One of our regular commenters on this blog opined here yesterday that Americans will blame the Democrats if the country falls off the so-called fiscal cliff:
It will be devastating to the Democratic party. Obama and the Democrats are clearly the people in charge of the government right now. Republicans will easily take back the Senate in 2014 and the red carpet will be laid out for a easy victory to the White House in 2016. Then we’ll be talking about Democrats being lost in the wilderness for a generation. All because of the failed fiscal cliff negotiations.
A majority of Americans say that if the country goes over the fiscal cliff on Dec. 31, congressional Republicans should bear the brunt of the blame, according to a new Washington Post-Pew Research Center poll, the latest sign that the GOP faces a perilous path on the issue between now and the end of the year.
While 53 percent of those surveyed say the GOP would (and should) lose the fiscal cliff blame game, just 27 percent say President Obama would be deserving of more of the blame. Roughly one in 10 (12 percent) volunteer that both sides would be equally to blame.
Those numbers are largely unchanged from a Post-Pew survey conducted three weeks ago and suggest that for all of the back and forth in Washington on the fiscal cliff, there has been little movement in public perception. The numbers also explain why Republicans privately fret about the political dangers of going over the cliff, while Democrats are more sanguine about such a prospect.
To make matters worse for the GOP, a fiscal proposal proffered yesterday by House Speaker John Boehner and other Republican congressional leaders is nothing more than food for ridicule. HERE‘s the reaction from the editorial board of The New York Times:
Republicans didn’t even bother to assemble their own package of spending cuts and revenue increases; they did a simple copy and paste of a few proposals made extemporaneously at a hearing last year by Erskine Bowles, the Democratic co-chairman of a deficit reduction committee.
The proposal, which Mr. Bowles quickly disavowed on Monday, purports to raise $800 billion in revenue over a decade by ending deductions and loopholes, while allowing the Bush-era tax cuts for the rich to continue. It would cut $1.2 trillion in spending, half of which would come from Medicare, Medicaid, and other health programs, including an increase in the Medicare eligibility age to 67. Another $600 billion would be cut from other unspecified spending.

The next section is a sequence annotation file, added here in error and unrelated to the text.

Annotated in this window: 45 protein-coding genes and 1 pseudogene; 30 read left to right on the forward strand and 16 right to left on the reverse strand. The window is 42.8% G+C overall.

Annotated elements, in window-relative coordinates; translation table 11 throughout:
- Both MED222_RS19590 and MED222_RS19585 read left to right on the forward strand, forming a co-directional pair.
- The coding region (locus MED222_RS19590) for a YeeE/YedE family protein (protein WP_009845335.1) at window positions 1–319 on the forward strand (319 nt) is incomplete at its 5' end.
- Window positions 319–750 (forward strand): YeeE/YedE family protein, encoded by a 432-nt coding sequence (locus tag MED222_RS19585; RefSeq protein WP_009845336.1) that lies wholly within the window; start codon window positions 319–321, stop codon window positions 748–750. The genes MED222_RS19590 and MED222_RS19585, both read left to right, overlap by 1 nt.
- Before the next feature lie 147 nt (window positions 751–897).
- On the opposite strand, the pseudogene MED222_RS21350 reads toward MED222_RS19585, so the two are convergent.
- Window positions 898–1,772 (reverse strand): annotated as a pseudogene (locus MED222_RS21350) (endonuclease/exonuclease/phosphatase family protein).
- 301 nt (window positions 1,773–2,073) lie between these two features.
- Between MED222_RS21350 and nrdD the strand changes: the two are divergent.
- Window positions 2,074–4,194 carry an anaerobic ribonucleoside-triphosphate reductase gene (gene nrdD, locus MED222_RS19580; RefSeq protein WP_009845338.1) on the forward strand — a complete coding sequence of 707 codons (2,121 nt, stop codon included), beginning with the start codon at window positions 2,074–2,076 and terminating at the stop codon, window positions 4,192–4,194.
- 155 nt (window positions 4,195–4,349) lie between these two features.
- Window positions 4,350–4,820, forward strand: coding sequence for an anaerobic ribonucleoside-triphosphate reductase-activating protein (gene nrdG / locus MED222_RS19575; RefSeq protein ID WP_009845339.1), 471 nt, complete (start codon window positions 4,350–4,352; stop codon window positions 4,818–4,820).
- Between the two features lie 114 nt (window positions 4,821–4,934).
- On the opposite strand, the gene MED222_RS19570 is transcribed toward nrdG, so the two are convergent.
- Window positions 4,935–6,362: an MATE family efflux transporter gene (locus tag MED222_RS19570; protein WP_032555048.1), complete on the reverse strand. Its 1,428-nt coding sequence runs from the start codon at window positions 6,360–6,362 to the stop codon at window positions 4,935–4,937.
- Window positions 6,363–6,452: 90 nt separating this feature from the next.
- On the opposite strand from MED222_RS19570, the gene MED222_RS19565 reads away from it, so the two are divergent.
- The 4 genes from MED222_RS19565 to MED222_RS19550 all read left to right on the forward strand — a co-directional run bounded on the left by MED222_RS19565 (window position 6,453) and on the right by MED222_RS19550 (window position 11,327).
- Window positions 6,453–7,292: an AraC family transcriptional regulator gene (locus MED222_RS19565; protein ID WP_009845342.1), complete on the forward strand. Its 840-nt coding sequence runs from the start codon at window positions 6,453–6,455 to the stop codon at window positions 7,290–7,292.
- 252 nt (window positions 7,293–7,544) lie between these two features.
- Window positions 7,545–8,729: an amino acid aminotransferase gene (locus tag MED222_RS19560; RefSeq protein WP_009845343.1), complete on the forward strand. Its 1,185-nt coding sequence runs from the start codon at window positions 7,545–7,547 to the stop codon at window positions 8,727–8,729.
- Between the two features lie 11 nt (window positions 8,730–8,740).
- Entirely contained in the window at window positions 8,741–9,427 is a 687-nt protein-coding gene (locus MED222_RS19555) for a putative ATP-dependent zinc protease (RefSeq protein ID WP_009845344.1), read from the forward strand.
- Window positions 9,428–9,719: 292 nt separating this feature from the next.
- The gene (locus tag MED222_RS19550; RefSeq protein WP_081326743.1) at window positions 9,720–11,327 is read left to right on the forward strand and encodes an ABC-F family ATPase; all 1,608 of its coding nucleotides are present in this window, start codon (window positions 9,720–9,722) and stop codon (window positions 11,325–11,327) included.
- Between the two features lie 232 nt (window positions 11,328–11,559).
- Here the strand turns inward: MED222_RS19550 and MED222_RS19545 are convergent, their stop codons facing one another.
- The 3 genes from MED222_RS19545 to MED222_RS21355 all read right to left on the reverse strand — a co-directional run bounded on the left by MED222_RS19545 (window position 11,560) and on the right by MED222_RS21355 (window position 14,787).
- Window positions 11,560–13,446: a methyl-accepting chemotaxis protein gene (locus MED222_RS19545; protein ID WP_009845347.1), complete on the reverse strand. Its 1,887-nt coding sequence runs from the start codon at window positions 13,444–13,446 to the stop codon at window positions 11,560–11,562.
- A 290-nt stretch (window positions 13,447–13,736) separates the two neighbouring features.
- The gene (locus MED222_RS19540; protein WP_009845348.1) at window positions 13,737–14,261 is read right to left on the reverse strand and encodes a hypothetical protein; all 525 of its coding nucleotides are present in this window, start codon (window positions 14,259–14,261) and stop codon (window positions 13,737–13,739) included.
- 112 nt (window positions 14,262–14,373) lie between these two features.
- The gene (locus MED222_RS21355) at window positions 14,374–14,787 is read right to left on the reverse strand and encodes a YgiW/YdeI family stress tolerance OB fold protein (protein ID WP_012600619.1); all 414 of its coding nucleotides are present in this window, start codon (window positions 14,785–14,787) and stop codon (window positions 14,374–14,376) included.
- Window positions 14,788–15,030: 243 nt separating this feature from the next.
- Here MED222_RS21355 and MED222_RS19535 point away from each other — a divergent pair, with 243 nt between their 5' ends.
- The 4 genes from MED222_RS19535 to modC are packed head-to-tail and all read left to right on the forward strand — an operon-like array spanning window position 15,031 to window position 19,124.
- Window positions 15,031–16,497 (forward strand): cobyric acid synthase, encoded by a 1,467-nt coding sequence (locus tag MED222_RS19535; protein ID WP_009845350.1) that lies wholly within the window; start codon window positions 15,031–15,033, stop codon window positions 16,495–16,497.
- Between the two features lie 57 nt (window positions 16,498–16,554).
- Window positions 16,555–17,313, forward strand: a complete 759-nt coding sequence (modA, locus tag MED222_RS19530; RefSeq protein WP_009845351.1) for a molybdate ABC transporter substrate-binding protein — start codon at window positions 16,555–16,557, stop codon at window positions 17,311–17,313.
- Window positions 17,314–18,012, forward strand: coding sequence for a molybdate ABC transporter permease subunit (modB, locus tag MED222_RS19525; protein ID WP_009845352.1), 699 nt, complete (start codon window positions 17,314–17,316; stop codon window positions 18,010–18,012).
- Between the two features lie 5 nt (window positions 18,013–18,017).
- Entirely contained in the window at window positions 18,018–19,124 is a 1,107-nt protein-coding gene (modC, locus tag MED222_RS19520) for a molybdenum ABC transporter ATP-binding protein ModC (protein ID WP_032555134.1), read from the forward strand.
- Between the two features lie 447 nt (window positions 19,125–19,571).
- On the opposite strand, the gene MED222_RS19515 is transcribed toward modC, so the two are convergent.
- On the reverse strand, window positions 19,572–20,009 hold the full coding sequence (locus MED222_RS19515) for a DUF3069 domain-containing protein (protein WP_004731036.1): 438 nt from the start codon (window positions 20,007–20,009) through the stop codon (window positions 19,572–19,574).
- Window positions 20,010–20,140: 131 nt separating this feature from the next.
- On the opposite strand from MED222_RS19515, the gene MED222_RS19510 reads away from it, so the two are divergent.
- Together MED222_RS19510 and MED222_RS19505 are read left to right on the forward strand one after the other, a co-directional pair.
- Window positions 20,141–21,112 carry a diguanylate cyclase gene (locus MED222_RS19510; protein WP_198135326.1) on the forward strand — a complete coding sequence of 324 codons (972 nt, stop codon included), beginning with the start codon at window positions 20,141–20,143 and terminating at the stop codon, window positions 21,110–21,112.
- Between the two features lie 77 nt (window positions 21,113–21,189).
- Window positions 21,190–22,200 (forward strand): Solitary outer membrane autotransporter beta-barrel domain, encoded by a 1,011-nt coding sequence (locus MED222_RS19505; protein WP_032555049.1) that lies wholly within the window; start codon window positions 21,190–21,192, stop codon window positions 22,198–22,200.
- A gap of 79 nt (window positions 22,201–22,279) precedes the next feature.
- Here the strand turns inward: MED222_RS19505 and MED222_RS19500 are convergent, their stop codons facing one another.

Which programs would be cut? The letter doesn’t say, and Republicans don’t seem to care, as long as they blindly achieve their goal of cutting a big chunk out of government. The offer was a transparent attempt to appear responsive to Mr. Obama’s detailed proposal from last week, without doing any actual math or hard work.
If Mr. Boehner had used a calculator, for example, he would have discovered it is impossible to produce $800 billion in revenue from eliminating deductions without severely curtailing the deduction for charitable donations, which is vital to the nonprofit sector. Doing so without limiting the charitable deduction would inevitably raise taxes on the middle class, as nonpartisan analysts have concluded, and would have a much greater effect on the upper middle class than on the very rich.
Take special note, friends, of that part about charitable deductions. If word gets around that Republicans want to curtail the deduction for charitable contributions, the GOP will find itself in even worse trouble.
If you’re wondering why Republican lawmakers don’t just cut their losses and drop their hard-line opposition to Obama’s call for a modestly higher tax rate on the top two-percent of income earners, the answer is simple: Most of them are afraid of getting challenged in primary elections by far-right Tea Party zealots.
Yes, these are tough times for the GOP.